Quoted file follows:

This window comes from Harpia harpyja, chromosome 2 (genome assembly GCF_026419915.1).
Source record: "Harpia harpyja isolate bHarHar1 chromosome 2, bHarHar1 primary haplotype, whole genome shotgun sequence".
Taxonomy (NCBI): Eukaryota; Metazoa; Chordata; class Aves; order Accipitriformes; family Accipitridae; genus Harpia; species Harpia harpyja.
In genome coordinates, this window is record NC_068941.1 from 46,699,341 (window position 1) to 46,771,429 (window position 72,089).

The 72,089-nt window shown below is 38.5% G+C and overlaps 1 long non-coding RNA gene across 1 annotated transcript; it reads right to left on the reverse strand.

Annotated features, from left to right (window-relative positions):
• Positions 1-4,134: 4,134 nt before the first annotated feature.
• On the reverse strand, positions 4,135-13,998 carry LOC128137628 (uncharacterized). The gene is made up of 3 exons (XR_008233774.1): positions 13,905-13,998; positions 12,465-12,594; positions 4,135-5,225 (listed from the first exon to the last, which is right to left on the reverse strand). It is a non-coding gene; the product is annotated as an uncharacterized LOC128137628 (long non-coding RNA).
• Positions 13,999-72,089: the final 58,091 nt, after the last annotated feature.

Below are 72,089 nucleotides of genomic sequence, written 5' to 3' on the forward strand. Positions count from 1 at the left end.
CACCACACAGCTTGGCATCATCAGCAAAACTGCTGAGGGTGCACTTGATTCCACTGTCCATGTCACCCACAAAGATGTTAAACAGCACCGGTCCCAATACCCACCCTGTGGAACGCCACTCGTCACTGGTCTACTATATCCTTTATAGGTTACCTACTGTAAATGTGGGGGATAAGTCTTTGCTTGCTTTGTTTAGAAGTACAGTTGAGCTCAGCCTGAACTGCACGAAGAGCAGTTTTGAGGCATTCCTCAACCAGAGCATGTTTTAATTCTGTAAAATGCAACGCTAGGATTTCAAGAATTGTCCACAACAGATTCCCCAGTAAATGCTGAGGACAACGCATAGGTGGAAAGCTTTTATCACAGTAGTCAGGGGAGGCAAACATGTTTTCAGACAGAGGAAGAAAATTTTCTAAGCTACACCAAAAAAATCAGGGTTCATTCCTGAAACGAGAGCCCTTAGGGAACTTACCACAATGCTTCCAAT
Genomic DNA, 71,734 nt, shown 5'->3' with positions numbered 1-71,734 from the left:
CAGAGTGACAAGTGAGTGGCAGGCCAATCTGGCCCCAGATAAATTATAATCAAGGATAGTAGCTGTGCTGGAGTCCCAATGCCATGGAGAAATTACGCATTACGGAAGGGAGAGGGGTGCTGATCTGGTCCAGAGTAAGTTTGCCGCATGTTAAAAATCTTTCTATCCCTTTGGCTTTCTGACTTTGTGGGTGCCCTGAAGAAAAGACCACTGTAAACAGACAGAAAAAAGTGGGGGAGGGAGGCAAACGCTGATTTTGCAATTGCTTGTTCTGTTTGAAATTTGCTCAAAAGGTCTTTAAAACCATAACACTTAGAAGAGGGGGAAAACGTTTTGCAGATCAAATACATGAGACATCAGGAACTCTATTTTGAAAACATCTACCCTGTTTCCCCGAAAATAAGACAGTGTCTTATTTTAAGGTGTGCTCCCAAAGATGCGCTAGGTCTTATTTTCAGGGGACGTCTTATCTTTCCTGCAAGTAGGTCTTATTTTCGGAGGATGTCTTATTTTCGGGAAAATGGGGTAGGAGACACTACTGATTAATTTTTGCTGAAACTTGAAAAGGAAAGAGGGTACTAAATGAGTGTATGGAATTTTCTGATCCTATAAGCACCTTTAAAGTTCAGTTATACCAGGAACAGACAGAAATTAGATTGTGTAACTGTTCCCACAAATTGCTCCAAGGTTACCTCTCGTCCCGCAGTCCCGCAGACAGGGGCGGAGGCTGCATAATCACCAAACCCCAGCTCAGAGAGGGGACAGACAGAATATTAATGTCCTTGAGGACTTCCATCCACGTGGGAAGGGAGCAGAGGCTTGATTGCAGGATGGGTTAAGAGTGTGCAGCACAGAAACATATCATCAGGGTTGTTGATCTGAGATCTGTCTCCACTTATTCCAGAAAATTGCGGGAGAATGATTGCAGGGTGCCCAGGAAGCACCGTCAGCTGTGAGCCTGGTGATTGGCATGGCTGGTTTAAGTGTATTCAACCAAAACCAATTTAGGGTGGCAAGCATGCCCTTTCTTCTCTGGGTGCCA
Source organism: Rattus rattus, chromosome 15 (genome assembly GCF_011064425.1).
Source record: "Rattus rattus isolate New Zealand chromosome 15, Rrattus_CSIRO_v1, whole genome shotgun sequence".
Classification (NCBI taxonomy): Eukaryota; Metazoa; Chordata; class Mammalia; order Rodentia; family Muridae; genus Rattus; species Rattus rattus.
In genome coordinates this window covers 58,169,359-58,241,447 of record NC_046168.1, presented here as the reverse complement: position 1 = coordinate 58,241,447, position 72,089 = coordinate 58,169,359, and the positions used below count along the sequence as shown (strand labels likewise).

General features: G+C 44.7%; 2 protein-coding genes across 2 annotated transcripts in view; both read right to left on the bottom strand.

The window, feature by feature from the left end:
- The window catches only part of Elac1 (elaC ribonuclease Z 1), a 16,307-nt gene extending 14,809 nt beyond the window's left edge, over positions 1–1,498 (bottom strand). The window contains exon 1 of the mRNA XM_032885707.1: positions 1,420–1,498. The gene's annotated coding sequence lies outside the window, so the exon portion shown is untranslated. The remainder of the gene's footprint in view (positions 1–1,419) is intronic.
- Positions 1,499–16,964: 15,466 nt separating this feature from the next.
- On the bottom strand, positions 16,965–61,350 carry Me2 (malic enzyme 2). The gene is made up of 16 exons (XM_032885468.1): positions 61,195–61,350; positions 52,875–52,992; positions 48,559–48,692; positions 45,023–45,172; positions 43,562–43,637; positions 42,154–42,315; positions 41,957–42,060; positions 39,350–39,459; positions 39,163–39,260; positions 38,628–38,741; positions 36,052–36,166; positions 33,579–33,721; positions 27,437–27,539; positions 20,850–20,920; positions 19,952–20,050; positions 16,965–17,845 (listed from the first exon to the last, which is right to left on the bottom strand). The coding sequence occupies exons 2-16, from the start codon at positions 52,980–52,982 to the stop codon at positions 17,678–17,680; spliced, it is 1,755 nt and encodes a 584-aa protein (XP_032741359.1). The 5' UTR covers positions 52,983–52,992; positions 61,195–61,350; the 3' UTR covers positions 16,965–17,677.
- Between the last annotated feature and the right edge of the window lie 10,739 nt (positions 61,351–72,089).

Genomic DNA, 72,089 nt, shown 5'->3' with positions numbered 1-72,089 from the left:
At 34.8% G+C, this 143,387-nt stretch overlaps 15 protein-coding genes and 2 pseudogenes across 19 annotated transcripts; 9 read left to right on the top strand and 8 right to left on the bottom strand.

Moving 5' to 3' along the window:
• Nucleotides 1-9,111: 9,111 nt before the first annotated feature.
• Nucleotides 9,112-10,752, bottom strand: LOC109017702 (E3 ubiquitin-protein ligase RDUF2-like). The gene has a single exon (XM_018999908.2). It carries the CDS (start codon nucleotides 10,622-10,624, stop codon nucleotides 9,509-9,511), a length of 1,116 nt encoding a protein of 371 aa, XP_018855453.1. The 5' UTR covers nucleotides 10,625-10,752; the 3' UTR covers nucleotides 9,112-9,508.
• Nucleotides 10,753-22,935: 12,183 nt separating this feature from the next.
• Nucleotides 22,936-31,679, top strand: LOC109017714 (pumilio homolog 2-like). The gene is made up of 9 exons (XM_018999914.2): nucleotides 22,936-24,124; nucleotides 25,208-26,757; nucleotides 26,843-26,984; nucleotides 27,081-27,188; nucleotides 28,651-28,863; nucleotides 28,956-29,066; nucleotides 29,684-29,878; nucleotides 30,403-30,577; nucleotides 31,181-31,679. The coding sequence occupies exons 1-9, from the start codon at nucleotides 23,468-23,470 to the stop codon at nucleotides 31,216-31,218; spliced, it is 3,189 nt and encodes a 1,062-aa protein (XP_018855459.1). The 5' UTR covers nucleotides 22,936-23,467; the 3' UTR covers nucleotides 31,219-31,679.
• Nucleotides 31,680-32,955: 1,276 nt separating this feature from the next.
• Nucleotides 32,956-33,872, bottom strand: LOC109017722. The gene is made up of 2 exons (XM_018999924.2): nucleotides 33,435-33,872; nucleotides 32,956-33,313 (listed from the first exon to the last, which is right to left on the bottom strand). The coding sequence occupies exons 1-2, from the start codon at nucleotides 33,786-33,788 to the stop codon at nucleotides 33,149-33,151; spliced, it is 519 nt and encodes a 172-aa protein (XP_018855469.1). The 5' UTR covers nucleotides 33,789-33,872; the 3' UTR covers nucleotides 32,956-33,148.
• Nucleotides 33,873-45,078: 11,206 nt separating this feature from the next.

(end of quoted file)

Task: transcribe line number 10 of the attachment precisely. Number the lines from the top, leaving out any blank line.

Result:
Below are 72,089 nucleotides of genomic sequence, written 5' to 3' on the forward strand. Positions count from 1 at the left end.